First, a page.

Unfortunately, as far as can be said with the information at hand, the Apple Watch has some items to polish before releasing the device. The aim of the device was obviously to make it feel familiar to traditional watch users, and that comes through specifically with the "digital crown". The idea makes sense on the surface - keep a traditional hardware feature, but repurpose it for a new age. The trouble is that in practice it seems to just add complexity, which is something Apple has always tried to avoid. Sure, the crown will make it easier to scroll lists, and Apple was right to point out how silly pinch-to-zoom is on a smartwatch; but, double-tap-to-zoom would work fine, and the crown makes no sense with the main interface Apple has created.
The iconic image of the Apple Watch is already the app swarm home screen. The thing is that the app swarm is a multi-directional collection of icons, and the digital crown can only move in two directions. For most usage of the Apple Watch, it seems like the best options are going to be to either ignore the crown, or to have to awkwardly switch between the crown and the touchscreen. Either way, Apple has added a feature to its Watch that has limited use, and complicates the user experience.
But, the biggest trouble with the Apple Watch is the software design. Let's imagine for a second that you don't know anything about wearable software, but you knew about the past design temperaments of Apple and Google, and I showed you these side-by-side comparisons:
I'm willing to bet that just seeing those screens, most people would assume that the simple and clean UI design on the right was made by Apple, and the overly dense and complicated UI design on the left was made by Google. I can understand Tim Cook wanting to make the Apple Watch his baby, but it seems like he has lost his grip on the Apple ethos. The Apple Watch UI is customizable, which even Google thought was trouble, and that's something of a red flag.
We'll have to see how more full-fledged apps work on the iWatch, but in general, I've come to think that Google has the right idea with Android Wear with the focus on quick, glanceable information. Long interactions with a smartwatch don't work well, but Apple seems to want to allow longer interactions. The Apple Watch also has an odd look of feature creep to it. For those who don't keep up on developer jargon, feature creep is when you keep adding more and more functionality well after the core software is done; it is the tipping point between adding value and adding unnecessary complexity to your software. The best example of feature creep is Samsung, but we tend to assume Apple will have more restraint than that.
Instead, the Apple Watch appears to be trying to do more than is necessary for some reason. The addition of Apple Pay to the iWatch is an example of feature creep where it doesn't feel like Apple thought it out completely. Sure, using your watch to make a payment leads to nice marketing imagery, and it would likely work easily in real life, but it could easily end up posing security risks. Remember, there is no TouchID scanner on the Apple Watch, but you will still need to authenticate any payment that is done with the watch. You might think this means that after you tap your Apple Watch for an NFC payment, you'll need to pull out your iPhone and authenticate that payment with your fingerprint. But, in actuality, there is no authentication for an Apple Watch payment. All you do is double tap the button next to the crown on the Watch and that's it. That seems quite easy, and it is unlikely that a thief would get both your iPhone and Watch, but it still feels too insecure.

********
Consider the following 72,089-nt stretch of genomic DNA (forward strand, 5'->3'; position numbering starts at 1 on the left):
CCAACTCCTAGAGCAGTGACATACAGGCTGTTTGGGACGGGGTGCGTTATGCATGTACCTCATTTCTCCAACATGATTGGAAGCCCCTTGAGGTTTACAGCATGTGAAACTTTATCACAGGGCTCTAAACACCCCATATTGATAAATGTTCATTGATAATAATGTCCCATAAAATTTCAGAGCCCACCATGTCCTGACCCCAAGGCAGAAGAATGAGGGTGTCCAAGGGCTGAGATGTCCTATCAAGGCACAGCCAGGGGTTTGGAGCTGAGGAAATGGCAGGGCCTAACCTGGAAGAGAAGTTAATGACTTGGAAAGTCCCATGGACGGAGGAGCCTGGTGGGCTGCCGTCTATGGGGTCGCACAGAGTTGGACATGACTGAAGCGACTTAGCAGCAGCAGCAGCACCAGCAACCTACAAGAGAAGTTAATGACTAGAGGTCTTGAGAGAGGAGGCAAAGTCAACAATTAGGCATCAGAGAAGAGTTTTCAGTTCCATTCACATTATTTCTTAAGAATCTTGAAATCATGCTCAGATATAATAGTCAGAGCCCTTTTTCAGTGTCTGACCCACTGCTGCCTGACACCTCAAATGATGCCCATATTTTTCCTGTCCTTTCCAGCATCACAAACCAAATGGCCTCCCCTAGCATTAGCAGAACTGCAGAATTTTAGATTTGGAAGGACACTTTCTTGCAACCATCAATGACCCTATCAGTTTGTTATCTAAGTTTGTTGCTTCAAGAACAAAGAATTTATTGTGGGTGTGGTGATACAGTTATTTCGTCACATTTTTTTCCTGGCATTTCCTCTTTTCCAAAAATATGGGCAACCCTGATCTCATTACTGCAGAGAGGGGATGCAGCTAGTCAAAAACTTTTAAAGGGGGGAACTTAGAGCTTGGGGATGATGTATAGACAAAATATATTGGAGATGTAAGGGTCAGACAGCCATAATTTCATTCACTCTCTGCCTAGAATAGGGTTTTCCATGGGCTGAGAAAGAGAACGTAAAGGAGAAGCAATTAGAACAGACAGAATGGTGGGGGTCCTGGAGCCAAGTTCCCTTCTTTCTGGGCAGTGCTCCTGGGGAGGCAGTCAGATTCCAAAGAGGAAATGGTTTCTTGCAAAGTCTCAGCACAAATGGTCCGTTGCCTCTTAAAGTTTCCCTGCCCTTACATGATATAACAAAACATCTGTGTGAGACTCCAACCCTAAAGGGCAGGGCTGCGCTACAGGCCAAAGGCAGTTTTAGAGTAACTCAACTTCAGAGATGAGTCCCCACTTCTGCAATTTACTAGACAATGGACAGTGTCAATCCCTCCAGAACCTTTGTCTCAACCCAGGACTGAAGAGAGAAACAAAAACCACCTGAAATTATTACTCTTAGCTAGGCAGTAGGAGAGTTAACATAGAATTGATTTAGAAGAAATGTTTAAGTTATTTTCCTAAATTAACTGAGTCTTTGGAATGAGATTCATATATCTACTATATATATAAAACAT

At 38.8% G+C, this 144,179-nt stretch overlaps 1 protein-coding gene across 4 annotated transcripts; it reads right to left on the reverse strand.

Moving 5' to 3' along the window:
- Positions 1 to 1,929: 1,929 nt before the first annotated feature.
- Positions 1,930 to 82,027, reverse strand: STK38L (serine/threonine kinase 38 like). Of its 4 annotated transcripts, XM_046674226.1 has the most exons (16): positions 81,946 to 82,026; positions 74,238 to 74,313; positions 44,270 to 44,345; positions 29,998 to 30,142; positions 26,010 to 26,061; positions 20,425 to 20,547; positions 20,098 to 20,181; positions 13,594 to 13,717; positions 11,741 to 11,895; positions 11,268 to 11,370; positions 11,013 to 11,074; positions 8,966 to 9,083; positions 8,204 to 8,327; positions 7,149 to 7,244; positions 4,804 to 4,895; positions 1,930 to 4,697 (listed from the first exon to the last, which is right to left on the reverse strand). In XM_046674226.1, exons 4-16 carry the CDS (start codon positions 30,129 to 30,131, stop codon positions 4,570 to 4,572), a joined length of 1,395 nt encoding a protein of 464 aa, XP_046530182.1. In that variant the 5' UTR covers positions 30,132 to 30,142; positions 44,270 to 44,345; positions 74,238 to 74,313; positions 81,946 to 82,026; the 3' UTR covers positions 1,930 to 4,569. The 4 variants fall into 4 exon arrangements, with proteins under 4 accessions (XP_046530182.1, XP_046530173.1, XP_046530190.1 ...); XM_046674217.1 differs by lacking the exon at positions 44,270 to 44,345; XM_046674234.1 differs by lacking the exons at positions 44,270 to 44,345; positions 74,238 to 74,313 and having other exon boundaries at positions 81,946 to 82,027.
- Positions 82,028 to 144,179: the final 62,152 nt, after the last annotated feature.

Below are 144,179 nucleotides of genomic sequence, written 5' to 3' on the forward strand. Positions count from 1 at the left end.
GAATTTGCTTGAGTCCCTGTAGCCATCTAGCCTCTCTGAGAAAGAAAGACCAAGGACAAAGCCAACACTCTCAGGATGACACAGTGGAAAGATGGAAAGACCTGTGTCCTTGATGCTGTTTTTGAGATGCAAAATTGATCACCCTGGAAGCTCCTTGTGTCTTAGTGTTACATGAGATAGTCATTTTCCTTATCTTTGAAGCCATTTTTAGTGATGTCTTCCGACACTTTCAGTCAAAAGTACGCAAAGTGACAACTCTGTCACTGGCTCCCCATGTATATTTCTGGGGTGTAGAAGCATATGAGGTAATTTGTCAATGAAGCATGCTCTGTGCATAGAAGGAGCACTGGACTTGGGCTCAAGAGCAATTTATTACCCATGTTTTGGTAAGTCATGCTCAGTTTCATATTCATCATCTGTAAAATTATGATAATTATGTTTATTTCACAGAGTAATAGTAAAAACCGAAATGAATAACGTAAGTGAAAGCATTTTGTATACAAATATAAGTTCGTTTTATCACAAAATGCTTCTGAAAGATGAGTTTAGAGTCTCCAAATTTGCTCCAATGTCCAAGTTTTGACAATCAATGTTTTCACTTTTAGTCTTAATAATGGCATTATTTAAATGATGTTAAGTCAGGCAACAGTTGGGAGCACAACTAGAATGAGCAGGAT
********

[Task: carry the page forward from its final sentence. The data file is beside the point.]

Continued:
The various methods of communication through the Apple Watch also seem a bit overdone. The walkie-talkie feature and the custom emoji could be nice, if they work well. But, the drawings seem like more of a gimmick, as does the sharing of heartbeats. Having options that work in loud environments is nice, but to an extent, it feels as if Apple doesn't trust Siri or the hardware to handle dictation well enough, and needs to have multiple backup options. However, as odd as the heartbeat sharing might be, it does lead into the truly special ideas that Apple has brought to the table.
The Apple Watch's killer functionality and feature
As strange and potentially unnecessary as the heartbeat sharing feature might be, it is directly tied to the one and only killer piece of functionality that Apple showed off with its Watch - the Taptic Engine. In simple terms, the Taptic Engine is an advanced haptic feedback device that can generate "a tactile sensation that’s recognizably different for each kind of interaction." In practice, this means that you won't feel different vibration patterns on your wrist, but different "tapping" sensations.
This is the one and only feature of the Apple Watch that made me, as an Android user, stop and say, "Damn. I wish Android Wear had that." The automatic parsing of messages to give preset responses was cool, but the Taptic Engine is what I really want to see make its way to all wearables. Of course, Apple is likely very confident in the patents it holds on this technology, since it has announced it about 4 to 6 months before the Apple Watch makes it to consumers.